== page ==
Remedies for Civil suits in the Justice System

Civil law states the relationship between two people. If a person believes that they need to assert their rights against another individual or an enterprise, he or she must submit their case to a civil court. The dispute at hand could be: a financial debt, a trespass across property, destruction of property or a sales contract for a piece of land or a house. If the dispute pertains family law it could be divorce, child custody or support however procedures are not the same for other civil suits as they are for the family law. Finally if a bodily injury it could have resulted from a sidewalk fall or a disability from a previous medical error.

In a civil suit, the complainant petitions to the court to sanction a right he or she wishes to assert against another individual or the defendant. The complainant must have a direct connection with the case he or she is presenting. There is a period for the right to recourse which is between two weeks to ten years after which the plaintiff cannot exercise the rights anymore. A government cannot be sued not unless it allows to be sued. Only a government with an Act that allows it to be sued can be sued. The plaintiff must be eighteen years and above to sue the government.

In the Anderson Vs Creighton the petitioner, a Federal Bureau of agent cooperated with other officers for law enforcement to search for a respondent’s home which had no warranty. Russell Anderson is the petitioner and the agent for the Federal Bureau of Investigation who with other law enforcement officers searched for the home of the respondents who are in this case the Creighton family. Anderson believed that Vaan Dixon a suspect who committed a bank robbery might be found there but was not. Later, the Creightons filed a suit against Anderson asserting a claim for money damages. Later it was revealed that Anderson had a course to search the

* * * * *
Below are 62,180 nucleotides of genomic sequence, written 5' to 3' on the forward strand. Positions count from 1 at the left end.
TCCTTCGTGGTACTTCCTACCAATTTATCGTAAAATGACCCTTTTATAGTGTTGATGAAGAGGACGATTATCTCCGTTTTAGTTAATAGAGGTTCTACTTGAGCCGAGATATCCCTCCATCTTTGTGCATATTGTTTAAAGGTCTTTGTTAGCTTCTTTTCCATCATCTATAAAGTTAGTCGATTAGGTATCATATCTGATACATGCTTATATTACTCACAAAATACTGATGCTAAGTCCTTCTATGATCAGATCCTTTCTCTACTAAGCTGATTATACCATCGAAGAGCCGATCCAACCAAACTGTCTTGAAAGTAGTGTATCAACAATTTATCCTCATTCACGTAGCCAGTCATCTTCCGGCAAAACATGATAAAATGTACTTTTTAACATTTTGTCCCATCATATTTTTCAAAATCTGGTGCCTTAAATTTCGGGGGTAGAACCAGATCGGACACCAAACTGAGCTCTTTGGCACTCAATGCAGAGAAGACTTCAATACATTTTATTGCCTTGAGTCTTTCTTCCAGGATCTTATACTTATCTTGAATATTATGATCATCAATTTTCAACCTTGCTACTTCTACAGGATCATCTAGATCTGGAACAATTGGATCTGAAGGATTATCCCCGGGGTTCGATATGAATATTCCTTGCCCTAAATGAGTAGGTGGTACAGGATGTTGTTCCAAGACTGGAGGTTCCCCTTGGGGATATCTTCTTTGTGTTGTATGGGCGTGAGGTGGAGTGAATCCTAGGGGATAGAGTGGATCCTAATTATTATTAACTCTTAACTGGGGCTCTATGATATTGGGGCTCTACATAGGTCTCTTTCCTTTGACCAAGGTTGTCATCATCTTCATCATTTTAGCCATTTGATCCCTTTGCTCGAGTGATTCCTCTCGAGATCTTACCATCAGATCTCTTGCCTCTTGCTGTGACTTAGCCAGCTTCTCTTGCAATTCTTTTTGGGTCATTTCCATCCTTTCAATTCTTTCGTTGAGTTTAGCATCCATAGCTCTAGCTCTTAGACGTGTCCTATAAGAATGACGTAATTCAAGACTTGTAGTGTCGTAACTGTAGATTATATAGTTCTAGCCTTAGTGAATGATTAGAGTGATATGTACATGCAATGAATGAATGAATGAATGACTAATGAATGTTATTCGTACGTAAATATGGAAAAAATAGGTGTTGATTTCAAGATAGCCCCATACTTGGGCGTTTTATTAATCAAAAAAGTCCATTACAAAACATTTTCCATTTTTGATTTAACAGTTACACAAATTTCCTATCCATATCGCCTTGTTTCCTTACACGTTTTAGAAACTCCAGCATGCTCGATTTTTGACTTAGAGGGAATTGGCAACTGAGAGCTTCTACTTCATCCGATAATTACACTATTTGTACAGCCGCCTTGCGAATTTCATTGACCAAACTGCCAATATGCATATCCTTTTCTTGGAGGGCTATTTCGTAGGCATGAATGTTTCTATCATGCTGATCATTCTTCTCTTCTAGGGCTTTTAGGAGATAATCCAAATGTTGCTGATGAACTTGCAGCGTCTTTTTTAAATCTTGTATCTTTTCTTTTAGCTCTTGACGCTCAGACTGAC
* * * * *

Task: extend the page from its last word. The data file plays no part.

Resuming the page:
Creighton’s house and that his failure to have a warrant was justifiable because of the existence of exigent circumstances.

The court of appeal also held it that Anderson was not entitled to the warrant less search although he believed that the act was lawful. He was entitled to summary judgment on qualified immunity grounds as he was fully aware of the principles of law. Anderson had not satisfied the Harlow standard of immunity.

The exclusionary rule is a principle in the constitutional law that holds evidence collected in violation of the defendant’s constitutional rights. This rule is designed to remove evidence that is obtained in violation of a defendant’s fourth amendment rights. It is meant to protect citizens from unnecessary searches and seizures. If the search of a suspect is not reasonable then the evidence brought forward is excluded from the trial. This rule was not created but was made in the U.S court supreme court. It applies in the federal courts in line with the Fourth Amendment.

The exclusionary rule has been there from the 1900s. Before this any evidence was accepted in a criminal trial if the judge found the evidence presented reasonable.

The way in which the evidence was collected was not an issue. In 1914 the U.S. Supreme court found a way of enforcing the Fourth Amendment and through the Fremont Weeks story the exclusionary rule was born. Since 1980s the U.S. Supreme Court has in a big way limited its application. This has led to good faith exception to Fourth Amendment violations. The rule has several limitations for example evidence unlawfully collected from the accused by another person is admissible and hence the rule protects privacy rights with Fourth Amendment applying to government officials. Another limitation is whereby the accused cannot have an advantage in the situation when the evidence is produced against them. The exclusionary rule does not have an effect on a third party. Another limitation is that the exclusionary rule does not apply to people living outside the U.S. borders.

The exclusionary rule has been criticized by commentators and jurists. One of the most influential jurists of America even stated that under the rule “The criminal is to go free because the constable has blundered" Benjamin Cardozo. Some opponents wanted the rule to be modified instead of being abolished but President Ronald Reagan’s administration asked the Congress to ease the rule. It has been suggested that the exclusionary rule be put aside and instead restitution to victims be applied.